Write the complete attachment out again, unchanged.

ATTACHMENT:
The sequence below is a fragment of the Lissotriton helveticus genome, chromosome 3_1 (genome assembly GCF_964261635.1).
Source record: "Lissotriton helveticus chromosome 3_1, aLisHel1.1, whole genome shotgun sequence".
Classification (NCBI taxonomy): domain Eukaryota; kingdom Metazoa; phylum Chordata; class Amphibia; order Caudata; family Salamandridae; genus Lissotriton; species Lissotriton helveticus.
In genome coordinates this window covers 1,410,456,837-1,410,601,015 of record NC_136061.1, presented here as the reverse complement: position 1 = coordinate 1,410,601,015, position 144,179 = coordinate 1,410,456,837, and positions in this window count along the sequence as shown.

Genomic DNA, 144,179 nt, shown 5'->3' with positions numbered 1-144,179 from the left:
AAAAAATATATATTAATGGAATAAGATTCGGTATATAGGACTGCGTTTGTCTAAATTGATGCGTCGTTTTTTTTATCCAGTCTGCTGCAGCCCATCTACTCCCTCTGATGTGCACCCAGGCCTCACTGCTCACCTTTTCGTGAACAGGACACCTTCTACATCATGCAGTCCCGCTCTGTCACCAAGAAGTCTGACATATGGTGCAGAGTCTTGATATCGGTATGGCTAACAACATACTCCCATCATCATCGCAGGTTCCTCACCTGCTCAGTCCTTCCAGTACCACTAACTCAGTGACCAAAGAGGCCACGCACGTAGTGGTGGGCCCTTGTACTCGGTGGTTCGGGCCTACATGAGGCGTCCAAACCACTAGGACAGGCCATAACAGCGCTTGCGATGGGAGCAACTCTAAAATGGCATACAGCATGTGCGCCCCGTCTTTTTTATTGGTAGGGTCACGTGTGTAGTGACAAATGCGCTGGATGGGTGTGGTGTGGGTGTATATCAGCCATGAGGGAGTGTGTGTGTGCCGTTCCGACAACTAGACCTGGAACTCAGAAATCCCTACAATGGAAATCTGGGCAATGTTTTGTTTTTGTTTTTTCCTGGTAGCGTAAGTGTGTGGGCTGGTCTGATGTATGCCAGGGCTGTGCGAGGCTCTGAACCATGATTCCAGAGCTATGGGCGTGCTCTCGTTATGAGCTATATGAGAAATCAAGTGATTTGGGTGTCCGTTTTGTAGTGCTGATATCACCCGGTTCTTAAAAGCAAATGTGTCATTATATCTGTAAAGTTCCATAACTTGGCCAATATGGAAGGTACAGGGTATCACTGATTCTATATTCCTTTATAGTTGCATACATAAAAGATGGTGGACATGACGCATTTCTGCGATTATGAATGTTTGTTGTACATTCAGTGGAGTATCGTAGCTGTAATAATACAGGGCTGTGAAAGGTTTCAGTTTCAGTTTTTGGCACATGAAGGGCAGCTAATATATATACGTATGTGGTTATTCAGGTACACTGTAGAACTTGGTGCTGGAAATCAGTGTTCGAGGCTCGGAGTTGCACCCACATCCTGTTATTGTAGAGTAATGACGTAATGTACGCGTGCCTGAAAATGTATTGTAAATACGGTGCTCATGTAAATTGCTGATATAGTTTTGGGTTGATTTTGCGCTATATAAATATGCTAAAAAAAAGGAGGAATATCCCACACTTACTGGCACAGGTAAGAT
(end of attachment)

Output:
The sequence below is a fragment of the Lissotriton helveticus genome, chromosome 3_1 (genome assembly GCF_964261635.1).
Source record: "Lissotriton helveticus chromosome 3_1, aLisHel1.1, whole genome shotgun sequence".
Classification (NCBI taxonomy): domain Eukaryota; kingdom Metazoa; phylum Chordata; class Amphibia; order Caudata; family Salamandridae; genus Lissotriton; species Lissotriton helveticus.
In genome coordinates this window covers 1,410,456,837-1,410,601,015 of record NC_136061.1, presented here as the reverse complement: position 1 = coordinate 1,410,601,015, position 144,179 = coordinate 1,410,456,837, and positions in this window count along the sequence as shown.

Genomic DNA, 144,179 nt, shown 5'->3' with positions numbered 1-144,179 from the left:
AAAAAATATATATTAATGGAATAAGATTCGGTATATAGGACTGCGTTTGTCTAAATTGATGCGTCGTTTTTTTTATCCAGTCTGCTGCAGCCCATCTACTCCCTCTGATGTGCACCCAGGCCTCACTGCTCACCTTTTCGTGAACAGGACACCTTCTACATCATGCAGTCCCGCTCTGTCACCAAGAAGTCTGACATATGGTGCAGAGTCTTGATATCGGTATGGCTAACAACATACTCCCATCATCATCGCAGGTTCCTCACCTGCTCAGTCCTTCCAGTACCACTAACTCAGTGACCAAAGAGGCCACGCACGTAGTGGTGGGCCCTTGTACTCGGTGGTTCGGGCCTACATGAGGCGTCCAAACCACTAGGACAGGCCATAACAGCGCTTGCGATGGGAGCAACTCTAAAATGGCATACAGCATGTGCGCCCCGTCTTTTTTATTGGTAGGGTCACGTGTGTAGTGACAAATGCGCTGGATGGGTGTGGTGTGGGTGTATATCAGCCATGAGGGAGTGTGTGTGTGCCGTTCCGACAACTAGACCTGGAACTCAGAAATCCCTACAATGGAAATCTGGGCAATGTTTTGTTTTTGTTTTTTCCTGGTAGCGTAAGTGTGTGGGCTGGTCTGATGTATGCCAGGGCTGTGCGAGGCTCTGAACCATGATTCCAGAGCTATGGGCGTGCTCTCGTTATGAGCTATATGAGAAATCAAGTGATTTGGGTGTCCGTTTTGTAGTGCTGATATCACCCGGTTCTTAAAAGCAAATGTGTCATTATATCTGTAAAGTTCCATAACTTGGCCAATATGGAAGGTACAGGGTATCACTGATTCTATATTCCTTTATAGTTGCATACATAAAAGATGGTGGACATGACGCATTTCTGCGATTATGAATGTTTGTTGTACATTCAGTGGAGTATCGTAGCTGTAATAATACAGGGCTGTGAAAGGTTTCAGTTTCAGTTTTTGGCACATGAAGGGCAGCTAATATATATACGTATGTGGTTATTCAGGTACACTGTAGAACTTGGTGCTGGAAATCAGTGTTCGAGGCTCGGAGTTGCACCCACATCCTGTTATTGTAGAGTAATGACGTAATGTACGCGTGCCTGAAAATGTATTGTAAATACGGTGCTCATGTAAATTGCTGATATAGTTTTGGGTTGATTTTGCGCTATATAAATATGCTAAAAAAAAGGAGGAATATCCCACACTTACTGGCACAGGTAAGAT